HIZPAD (high-Z pixel array detectors) is a Joint Research Activity of the ELISA European project that started in March 2009 and was completed in August 2011. HIZPAD focused on the evaluation of existing high-Z pixel sensor technologies for application to X-ray pixel detectors used at synchrotron radiation and free electron laser sources. This initiative emerged from the need to improve the detection efficiency of X-ray pixel detectors in the 20-100 keV energy range, limited by the poor absortion of the thin (300-500 µm) silicon sensors currently in use. HIZPAD was coordinated by the ESRF and gathered the major European synchrotron radiation sources as well as leading European institutes and companies in the field of pixelated semiconductor detectors.

The work programme started by a survey that included: the high-Z pixel detector needs of synchrotron radiation and free electron laser sources (carried out by SOLEIL); high-Z materials performance and sensors suppliers (Freiburger Materialforschungsinstitut (FMF), and the University of Surrey) and high-Z pixel sensor hybridisation technologies and suppliers (STFC). The survey clearly showed that CdTe and possibly CZT were the only viable options for the high-Z pixel sensor material given the time frame of our project. It also allowed us to identify the most advanced industrial providers for sensor materials and processing.

After assessment of the electrical performance of the sensor materials by the University of Surrey and by FMF, a collection of CdTe pixel sensors with pixel pitches from 55 to 172 µm and detection areas from 2 to 14 cm2 were produced and bump-bonded by X-ray Imaging Europe (XIE) to TIMEPIX [1], XPAD, and PILATUS photon-counting readout chips. CdTe linear microstrips connected to a MYTHEN readout system were also produced by PSI. A few CZT sensors were also made for later evaluation.

The CdTe assemblies were then integrated into test detectors and an extensive characterisation was carried out at the ESRF [2], DESY, SOLEIL, DLS and PSI, from which we can outline the following results:

Although made of the highest grade material available, the CdTe sensors all exhibited varying amounts of insensitive regions of a few tens of pixels wide, the origin of which is still to be identified. Accepting those defects, a flatfield correction generally allowed quite a uniform image to be obtained. The sensor coupling to the readout chips remains a delicate operation and some failures were experienced.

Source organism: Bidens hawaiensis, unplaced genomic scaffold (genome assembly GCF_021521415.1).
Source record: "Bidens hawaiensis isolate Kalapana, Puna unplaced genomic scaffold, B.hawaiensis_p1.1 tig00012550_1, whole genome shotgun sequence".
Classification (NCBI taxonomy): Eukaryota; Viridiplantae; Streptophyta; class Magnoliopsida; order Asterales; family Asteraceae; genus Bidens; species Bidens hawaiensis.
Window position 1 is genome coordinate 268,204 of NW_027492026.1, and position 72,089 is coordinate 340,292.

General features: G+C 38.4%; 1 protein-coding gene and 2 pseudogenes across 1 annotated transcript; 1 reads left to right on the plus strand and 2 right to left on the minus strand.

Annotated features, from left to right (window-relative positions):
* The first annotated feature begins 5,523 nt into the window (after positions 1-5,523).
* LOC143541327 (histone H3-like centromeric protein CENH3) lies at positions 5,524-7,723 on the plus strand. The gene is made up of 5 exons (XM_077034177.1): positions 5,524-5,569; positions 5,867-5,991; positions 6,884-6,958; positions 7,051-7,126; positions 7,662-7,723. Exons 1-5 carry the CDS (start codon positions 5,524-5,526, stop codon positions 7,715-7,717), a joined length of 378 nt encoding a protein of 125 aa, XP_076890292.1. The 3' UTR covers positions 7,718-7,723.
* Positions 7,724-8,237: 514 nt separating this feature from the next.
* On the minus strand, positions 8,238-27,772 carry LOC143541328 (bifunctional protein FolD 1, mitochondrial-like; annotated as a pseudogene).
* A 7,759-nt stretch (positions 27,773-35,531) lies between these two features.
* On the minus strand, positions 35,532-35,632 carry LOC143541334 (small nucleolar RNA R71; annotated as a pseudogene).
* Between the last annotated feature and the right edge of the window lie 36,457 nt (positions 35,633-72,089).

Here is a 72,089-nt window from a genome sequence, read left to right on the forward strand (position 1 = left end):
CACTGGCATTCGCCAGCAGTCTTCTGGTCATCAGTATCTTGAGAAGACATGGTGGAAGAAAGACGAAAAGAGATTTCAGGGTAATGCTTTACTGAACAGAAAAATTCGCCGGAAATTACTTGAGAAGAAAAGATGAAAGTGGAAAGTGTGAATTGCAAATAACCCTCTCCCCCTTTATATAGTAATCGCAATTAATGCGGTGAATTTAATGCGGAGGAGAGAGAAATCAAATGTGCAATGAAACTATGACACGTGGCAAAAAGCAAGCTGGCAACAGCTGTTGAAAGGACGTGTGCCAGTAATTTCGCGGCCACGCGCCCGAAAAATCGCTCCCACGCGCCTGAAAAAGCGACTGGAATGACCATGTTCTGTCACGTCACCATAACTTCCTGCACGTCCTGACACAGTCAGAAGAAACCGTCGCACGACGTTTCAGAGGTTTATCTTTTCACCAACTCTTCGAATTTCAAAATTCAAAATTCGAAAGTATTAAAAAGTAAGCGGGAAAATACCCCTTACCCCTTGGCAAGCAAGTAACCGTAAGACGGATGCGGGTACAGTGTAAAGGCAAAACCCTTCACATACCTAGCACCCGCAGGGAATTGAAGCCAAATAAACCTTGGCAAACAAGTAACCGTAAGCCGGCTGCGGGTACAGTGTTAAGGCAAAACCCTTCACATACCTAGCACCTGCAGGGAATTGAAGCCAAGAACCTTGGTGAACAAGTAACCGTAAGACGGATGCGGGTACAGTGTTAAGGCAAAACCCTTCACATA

We measured a spatial resolution of 65 µm (PSF FWHM) on 55 µm pixel pitch CdTe assemblies in the 22-90 keV energy domain. At 22 keV, the spatial resolution is even found slightly better than with silicon pixel devices of same pixel size (Figure 149).

Fig. 149: Line-spread function of CdTe and of Si pixel sensors of same pitch (55 µm) at 22 keV, normalised to the same intensity.

In a powder diffraction experiment carried out at ID11, a materials science beamline, we compared a CdTe pixel test detector with a CCD-based X-ray detector of similar pixel size. At 50 keV, the CdTe pixel device produced a signal that was 10-times higher than that of the CCD-based detector, and in addition it had better spatial resolution and efficient filtering of low energy background noise (Figure 150).


Fig. 150: a) Powder diffraction pattern of a YB2O3 nanopowder acquired with a CdTe/TIMEPIX test detector. b) Cross-section along dashed cutline of diffraction pattern. c) Cross section in same portion of an image acquired with a CCD detector of same pixel size.

In conclusion, the HIZPAD collaboration demonstrated the feasibility as well as the high interest of high-Z pixel devices for synchrotron radiation and free electron laser applications, particularly those for materials science. A key result is the dramatic increase in detection efficiency without loss in spatial resolution. Developments initiated in HIZPAD will be continued with a focus on the reduction of sensor defects as well as on the increase of detection areas.



C. Ponchut and M.Ruat




[1] X. Llopart, R. Ballabriga, M. Campbell, L. Tlustsos and W. Wong, Nucl. Instr. and Meth. A 581, 485 (2007); and erratum Nucl. Instr. Meth. A 585, 106 (2008).

[2] M. Ruat and C. Ponchut, Proceedings of the IEEE conference RTSD workshop, Valencia, Submitted to Trans. Nucl. Sci. (2011).



The authors are grateful to J. Wright and G. Vaughan from ID11, V. Honkimaki, T. Buslaps and C. Chabert from ID15, E. Ziegler and T. Lafford from BM05, C. Nemoz, T. Brochart and A. Bravin from ID17, for giving access to beamtime, and also for their support and involvement during tests campaigns. The research leading to these results has received funding from the European Community’s Seventh Framework Programme (FP7/2007-2013) under grant agreement nº 226716. The MEDIPIX2 and TIMEPIX readout chips are developed by CERN and the Medipix2 collaboration.